Does your school going child have a space between their front teeth? Does it look like their upper front teeth are flaring out? Then your child could be in their Ugly duckling stage.
What is the ugly duckling stage?
Ugly duckling stage is also called Broadbent’s Phenomena or Physiologic Median Diastema. It occurs in the 7-12 age group and has these common features are –
– Flaring of the upper front teeth
– Empty middle space
– Empty space besides the central teeth
– Tilted lateral incisors
– Partially erupted teeth
Should you be worried?
No. There is nothing worry about. The ugly duckling stage is completely normal. Age group of 7- 12 years is the period of mixed dentition. Children have both milk and permanent teeth during this phase. The bigger permanent teeth slowly replace the smaller milk teeth.
The erupting permanent teeth put pressure on the roots of the primary teeth to help them their absorption and replacement. This causes about 2mm flaring of teeth.
Should you get treated?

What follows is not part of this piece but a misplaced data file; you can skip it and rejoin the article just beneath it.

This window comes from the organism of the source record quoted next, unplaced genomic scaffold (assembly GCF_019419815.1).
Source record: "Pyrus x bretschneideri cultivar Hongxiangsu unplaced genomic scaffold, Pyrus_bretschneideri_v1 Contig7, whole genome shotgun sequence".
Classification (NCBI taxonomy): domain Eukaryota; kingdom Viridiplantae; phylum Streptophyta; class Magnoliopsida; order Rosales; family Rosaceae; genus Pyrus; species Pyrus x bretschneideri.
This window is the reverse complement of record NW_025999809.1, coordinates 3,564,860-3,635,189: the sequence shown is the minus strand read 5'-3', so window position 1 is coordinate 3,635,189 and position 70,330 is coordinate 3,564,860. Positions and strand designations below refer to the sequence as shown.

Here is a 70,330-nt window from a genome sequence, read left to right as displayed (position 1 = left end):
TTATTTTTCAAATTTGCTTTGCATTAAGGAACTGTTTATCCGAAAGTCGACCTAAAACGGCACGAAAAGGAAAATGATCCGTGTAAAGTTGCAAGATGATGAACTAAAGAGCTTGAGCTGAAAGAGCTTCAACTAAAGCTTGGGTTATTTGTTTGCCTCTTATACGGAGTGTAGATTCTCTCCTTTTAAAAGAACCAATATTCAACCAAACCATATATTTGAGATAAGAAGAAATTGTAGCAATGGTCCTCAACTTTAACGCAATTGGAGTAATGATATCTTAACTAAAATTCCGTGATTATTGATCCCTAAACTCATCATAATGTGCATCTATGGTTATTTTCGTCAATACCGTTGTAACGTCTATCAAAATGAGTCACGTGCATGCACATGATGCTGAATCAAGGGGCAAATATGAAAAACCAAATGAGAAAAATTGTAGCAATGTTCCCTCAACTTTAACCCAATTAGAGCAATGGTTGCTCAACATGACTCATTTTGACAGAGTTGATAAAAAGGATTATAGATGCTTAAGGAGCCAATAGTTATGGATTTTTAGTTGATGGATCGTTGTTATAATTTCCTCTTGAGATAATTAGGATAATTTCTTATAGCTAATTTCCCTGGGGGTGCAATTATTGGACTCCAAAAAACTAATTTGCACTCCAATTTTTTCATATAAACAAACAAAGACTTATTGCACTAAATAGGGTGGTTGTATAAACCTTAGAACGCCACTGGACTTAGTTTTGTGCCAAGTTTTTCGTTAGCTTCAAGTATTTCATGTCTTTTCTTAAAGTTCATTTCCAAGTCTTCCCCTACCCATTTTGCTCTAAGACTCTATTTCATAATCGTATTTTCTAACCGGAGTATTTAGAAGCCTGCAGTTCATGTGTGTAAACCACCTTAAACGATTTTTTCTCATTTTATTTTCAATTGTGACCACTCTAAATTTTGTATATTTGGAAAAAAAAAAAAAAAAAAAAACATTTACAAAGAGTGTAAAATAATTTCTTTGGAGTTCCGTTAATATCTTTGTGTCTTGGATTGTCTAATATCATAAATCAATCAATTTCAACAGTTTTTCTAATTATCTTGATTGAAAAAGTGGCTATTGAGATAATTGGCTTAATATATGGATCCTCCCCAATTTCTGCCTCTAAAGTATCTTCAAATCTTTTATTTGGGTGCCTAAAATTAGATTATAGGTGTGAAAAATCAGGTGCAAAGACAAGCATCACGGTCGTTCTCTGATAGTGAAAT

No. The ugly duckling stage is self-correcting stage and does not require any treatment. Once your child’s canines have erupted the teeth tend to align themselves. The canines erupt by 12 years of age. After 12-13 years of age, however, flared, protruded or turned teeth, will definitely require orthodontic treatment.
Ugly duckling stage is called so, because kids tend to look unappealing with the gaps in between their teeth. This can cause self-consciousness in certain kids, especially in this selfie generation. So talk to your kids and explain to them that is just another normal phenomenon. Newer shiner teeth are just around the corner.
Remember to encourage them to maintain a good oral hygiene to preserve their teeth especially when new teeth are erupting. Poor oral hygiene during the mixed dentition period affects not just the primary but also the permanent teeth.
Brushing for 2 minutes twice a day without fail should become a subconscious habit. Teach them to floss and clean their tongue as well. Do not forget to take care of your teeth just like you take care of your child’s teeth. Visit your dentist every 6 months to catch dental problems early.